TPP facilitates the encapsulation of HTCC nanoparticles

TPP can bind with the positively charged ions in chitosan, which significantly promotes chitosan encapsulating with RNA (14). During TPP addition to prepare the nanoparticles, the encapsulation rate sharply increased to more than 80%, and the best encapsulation was obtained at the ratio (chitosan to protein) of 1:1 (Figure 2A,B). The size of protein nanoparticle was measured by both electric microscopy and dynamic light scattering. The protein nanoparticle displayed spherical shape with a diameter from 200 to 400 nm (Figure 2C,D). The zeta-potential value was 15.6±4.82 mV (Figure 2E). Thus, TPP could promote efficiency to generate the dsNKG2D-IL-15 protein nanoparticle based on HTCC.

Figure 2 Characterization of dsNKG2D-IL-15 protein-nanoparticle based on HTCC and TPP. Adding TPP into the reactive system at the ratio of 10:1 (TPP:HTCC). (A) SDS-PAGE analysis of free proteins in supernatants after nanoparticles were generated; (B) the encapsulation rates of indicated mass ratios of HTCC to protein. n=3, *, P<0.05; (C) morphology and size detected by transmission electronic microscope; (D) size; (E) zeta-potential distribution. HTCC, N-(2-hydroxy) propyl-3-trimethyl ammonium; TPP, tripolyphosphate; SDS-PAGE, sodium dodecyl sulfate polyacrylamide gel electrophoresis.

Protein releasing from nanoparticles

dsNKG2D-IL-15 protein released from the HTCC-TPP nanoparticle was analyzed. Dialysis buffers were collected at indicated time courses. The results of electrophoresis showed that the protein release peaked after the protein nanoparticles were placed into the phosphate-buffered saline (PBS) for 72 h (Figure 3A,B). The nanoparticles were mixed with the mononuclear cells of the spleen from normal mice to ensure that the dsNKG2D-IL-15 released from nanoparticles exhibited biological activity. As IL-15 promotes proliferation and survival of CD8+ T and NK cells, the number of changes of splenocytes treated by the protein nanoparticle reflected the function of the released protein. Expectedly, splenocytes treated with the protein nanoparticles at each dose for 72 h obtained higher cell numbers compared with vacant HTCC (Figure 3C). The apoptosis of splenocytes was also evaluated after the protein nanoparticle treatment. As shown in Figure 3D,E, low apoptosis was observed in splenocytes treated with 5 µg nanoparticles (Figure 3D,E). Therefore, dsNKG2D-IL15 could not only be easily released from the HTCC-TPP nanoparticle, but its activity on the lymphocytes could be retained.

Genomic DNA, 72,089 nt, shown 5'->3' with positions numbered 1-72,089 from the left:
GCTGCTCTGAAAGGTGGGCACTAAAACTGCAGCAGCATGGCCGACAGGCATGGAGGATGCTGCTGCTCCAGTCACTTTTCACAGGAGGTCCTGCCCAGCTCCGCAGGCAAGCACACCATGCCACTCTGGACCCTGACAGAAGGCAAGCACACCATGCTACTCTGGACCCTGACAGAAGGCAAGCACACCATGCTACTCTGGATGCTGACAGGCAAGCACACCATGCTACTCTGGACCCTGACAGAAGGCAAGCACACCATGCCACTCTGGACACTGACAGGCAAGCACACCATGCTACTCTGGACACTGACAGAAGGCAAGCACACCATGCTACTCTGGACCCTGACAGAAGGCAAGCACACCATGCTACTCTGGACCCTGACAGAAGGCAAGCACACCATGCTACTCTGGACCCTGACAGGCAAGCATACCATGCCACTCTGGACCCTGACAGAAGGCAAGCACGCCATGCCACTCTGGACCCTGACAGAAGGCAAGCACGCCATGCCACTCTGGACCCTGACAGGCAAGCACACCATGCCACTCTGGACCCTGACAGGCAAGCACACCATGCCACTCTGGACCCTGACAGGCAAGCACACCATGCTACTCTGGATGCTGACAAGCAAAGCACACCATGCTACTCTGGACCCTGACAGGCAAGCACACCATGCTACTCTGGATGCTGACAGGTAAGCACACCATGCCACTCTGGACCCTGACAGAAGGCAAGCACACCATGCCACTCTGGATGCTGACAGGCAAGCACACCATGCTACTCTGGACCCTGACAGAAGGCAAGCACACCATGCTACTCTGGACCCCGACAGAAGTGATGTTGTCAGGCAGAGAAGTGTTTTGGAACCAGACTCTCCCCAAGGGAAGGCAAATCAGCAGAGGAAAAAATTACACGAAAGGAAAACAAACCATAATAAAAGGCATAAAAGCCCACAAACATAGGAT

Figure 3 Release features of dsNKG2D-IL-15 protein–nanoparticle. (A) SDS-PAGE analysis of free proteins in dialysates after nanoparticles were added into PBS at the indicated time points; (B) relative density of free proteins, n=3; (C) relative viability measured by MTS/PMS kit after splenocytes were mixed with protein-HTCC nanoparticle. n=6, *, P<0.05; **, P<0.01; (D) cells apoptosis measured by Annexin-V-PI stain kit; (E) statistical analysis of rate of Annexin-V positive cell. n=6, Each experiment was performed thrice. *, P<0.05; ns, no significance. SDS-PAGE, sodium dodecyl sulfate polyacrylamide gel electrophoresis; PBS, phosphate buffer saline; MTS, 3-(4,5-dimethylthiazol-2-yl)-5-(3-carboxymethoxyphenyl)-2-(4-sulfophenyl)-2H-tetrazolium, inner salt]; PMS, phenazine methosulfate; HTCC, N-(2-hydroxy) propyl-3-trimethyl ammonium.

Cytotoxic effects of HTCC nanoparticles ex vivo

The cytotoxicity of nanoparticles on RAW264.7 or B16-MICA cells was detected by MTS/PMS method. No notable change in the chitosan nanoparticle was found between 1.25 and 2.5 µg doses and culture medium. However, the 5.0 µg dose exerted toxic effects on B16BL6-MICA but not on RAW264.7 cells (Figure 4A,B). The linear relationship between the nanoparticle quantity and inhibition rate and also IC50 of nanoparticles of each cell type are shown in Figure 4C,D. Thus, low-dose HTCC nanoparticle is biologically safe, but high-dose HTCC nanoparticle has some cytotoxic effects.

Figure 4 Cytotoxic effects of nanoparticle. (A) Variations in RAW264.7 or (B) B16BL6-MICA cell relative viability determined by MTS/PMS kit after cell incubation with indicated quantities of protein-HTCC nanoparticles for 5 days. numbers of cells treated by nanoparticles were assayed by the absorbance at OD490 nm. Linear relationship of nanoparticle quantity with inhibition rate of each cell type (C,D). n=6, *, P<0.05. MTS, 3-(4,5-dimethylthiazol-2-yl)-5-(3-carboxymethoxyphenyl)-2-(4-sulfophenyl)-2H-tetrazolium, inner salt]; PMS, phenazine methosulfate; HTCC, N-(2-hydroxy) propyl-3-trimethyl ammonium.